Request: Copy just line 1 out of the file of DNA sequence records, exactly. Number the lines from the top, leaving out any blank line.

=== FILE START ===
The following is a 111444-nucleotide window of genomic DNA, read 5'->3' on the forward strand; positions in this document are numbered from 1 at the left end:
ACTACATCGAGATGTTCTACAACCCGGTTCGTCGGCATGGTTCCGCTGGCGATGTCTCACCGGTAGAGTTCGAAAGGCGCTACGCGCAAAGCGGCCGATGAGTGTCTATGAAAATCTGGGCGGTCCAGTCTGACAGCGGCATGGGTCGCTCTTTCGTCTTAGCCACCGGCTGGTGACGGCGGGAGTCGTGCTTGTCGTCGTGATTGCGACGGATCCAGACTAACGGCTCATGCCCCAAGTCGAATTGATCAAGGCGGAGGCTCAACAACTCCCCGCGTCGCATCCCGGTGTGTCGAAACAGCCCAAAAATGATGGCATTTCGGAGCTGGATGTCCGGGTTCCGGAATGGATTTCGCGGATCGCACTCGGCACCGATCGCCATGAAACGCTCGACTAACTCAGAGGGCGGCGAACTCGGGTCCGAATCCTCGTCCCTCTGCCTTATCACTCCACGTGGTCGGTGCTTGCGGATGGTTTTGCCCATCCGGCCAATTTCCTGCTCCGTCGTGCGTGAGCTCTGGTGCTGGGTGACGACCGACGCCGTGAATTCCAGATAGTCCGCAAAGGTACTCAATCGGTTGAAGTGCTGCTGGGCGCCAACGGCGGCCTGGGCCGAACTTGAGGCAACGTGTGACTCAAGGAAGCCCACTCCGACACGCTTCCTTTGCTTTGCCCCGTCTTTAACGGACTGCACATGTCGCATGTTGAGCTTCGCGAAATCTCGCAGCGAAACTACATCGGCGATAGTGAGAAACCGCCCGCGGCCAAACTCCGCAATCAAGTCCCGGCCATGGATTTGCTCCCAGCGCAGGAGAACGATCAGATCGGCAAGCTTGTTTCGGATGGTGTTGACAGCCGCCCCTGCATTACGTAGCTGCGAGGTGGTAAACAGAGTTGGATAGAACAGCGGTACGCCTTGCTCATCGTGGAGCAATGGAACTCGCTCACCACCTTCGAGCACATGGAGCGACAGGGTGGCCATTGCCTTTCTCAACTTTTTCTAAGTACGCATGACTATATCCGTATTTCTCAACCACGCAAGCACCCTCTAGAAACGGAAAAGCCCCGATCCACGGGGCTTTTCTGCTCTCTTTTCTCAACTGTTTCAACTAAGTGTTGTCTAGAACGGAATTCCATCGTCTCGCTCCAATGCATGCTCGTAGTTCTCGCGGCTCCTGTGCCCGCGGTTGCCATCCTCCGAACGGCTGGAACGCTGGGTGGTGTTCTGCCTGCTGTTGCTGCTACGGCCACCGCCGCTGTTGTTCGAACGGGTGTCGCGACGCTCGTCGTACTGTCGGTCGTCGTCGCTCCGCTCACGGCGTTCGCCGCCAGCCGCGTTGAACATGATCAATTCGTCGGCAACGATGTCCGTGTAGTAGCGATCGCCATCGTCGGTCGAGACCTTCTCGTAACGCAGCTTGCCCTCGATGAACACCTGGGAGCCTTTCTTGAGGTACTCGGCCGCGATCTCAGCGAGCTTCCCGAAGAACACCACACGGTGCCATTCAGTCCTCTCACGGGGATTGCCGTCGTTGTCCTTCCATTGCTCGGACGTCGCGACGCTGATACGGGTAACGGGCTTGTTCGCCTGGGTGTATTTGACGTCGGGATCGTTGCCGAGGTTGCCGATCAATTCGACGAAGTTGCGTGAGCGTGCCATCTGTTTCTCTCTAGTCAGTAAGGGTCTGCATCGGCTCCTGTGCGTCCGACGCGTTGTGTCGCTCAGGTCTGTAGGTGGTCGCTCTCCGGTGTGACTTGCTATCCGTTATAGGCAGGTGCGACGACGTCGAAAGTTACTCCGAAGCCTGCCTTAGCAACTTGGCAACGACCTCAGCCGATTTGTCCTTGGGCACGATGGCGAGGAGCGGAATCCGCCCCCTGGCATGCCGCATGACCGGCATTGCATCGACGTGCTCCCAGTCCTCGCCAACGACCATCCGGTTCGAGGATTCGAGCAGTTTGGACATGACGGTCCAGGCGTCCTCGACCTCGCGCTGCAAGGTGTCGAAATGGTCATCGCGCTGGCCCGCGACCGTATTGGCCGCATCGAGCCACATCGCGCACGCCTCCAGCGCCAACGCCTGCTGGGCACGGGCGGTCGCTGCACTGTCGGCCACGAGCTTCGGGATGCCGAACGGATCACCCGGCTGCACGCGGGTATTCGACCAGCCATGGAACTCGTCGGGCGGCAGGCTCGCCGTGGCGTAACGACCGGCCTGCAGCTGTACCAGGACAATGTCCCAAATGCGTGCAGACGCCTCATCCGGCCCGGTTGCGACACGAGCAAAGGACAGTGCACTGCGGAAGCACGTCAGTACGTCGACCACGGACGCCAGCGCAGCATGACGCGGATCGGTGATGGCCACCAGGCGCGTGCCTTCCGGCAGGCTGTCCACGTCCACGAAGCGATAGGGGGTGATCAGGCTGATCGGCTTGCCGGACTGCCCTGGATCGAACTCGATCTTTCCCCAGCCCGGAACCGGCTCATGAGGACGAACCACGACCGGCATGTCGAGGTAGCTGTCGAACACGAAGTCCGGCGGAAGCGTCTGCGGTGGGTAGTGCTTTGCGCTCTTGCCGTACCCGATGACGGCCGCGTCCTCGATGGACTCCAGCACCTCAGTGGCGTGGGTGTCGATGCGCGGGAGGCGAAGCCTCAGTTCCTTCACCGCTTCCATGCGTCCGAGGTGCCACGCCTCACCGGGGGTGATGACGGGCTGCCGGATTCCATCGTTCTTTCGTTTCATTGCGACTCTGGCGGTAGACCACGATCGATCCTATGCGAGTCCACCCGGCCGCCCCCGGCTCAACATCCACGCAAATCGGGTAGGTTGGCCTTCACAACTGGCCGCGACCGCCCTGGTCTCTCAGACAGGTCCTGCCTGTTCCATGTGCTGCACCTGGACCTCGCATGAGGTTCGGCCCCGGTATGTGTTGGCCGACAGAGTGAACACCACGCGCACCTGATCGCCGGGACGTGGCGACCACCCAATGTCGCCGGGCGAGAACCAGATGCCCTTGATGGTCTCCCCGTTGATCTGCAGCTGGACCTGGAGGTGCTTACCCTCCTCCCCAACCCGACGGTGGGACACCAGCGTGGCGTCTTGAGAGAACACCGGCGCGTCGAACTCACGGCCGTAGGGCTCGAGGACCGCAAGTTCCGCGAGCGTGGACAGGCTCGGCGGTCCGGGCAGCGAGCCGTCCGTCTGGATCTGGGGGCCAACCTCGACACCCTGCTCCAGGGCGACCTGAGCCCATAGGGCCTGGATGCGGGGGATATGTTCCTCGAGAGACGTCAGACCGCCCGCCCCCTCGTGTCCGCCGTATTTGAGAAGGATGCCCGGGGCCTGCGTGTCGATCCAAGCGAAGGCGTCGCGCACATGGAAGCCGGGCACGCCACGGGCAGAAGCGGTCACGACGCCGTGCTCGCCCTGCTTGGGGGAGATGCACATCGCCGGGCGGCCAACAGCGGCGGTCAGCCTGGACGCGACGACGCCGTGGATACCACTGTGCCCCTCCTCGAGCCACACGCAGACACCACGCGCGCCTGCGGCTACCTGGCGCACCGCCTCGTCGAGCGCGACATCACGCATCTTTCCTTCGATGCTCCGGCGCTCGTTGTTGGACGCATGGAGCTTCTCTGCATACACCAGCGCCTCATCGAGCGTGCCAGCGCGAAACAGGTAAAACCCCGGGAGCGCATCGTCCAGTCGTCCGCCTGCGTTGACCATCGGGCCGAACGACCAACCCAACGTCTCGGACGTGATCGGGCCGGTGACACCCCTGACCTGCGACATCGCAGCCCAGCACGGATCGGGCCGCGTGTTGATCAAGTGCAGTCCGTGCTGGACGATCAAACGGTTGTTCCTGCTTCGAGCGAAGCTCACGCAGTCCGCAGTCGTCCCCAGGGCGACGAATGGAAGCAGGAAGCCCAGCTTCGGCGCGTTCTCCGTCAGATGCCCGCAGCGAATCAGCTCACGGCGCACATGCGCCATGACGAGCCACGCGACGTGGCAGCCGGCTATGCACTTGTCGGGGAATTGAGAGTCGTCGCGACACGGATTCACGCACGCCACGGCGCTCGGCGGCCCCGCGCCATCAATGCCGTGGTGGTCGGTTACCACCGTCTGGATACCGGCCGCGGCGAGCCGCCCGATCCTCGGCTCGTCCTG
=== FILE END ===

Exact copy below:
The following is a 111444-nucleotide window of genomic DNA, read 5'->3' on the forward strand; positions in this document are numbered from 1 at the left end: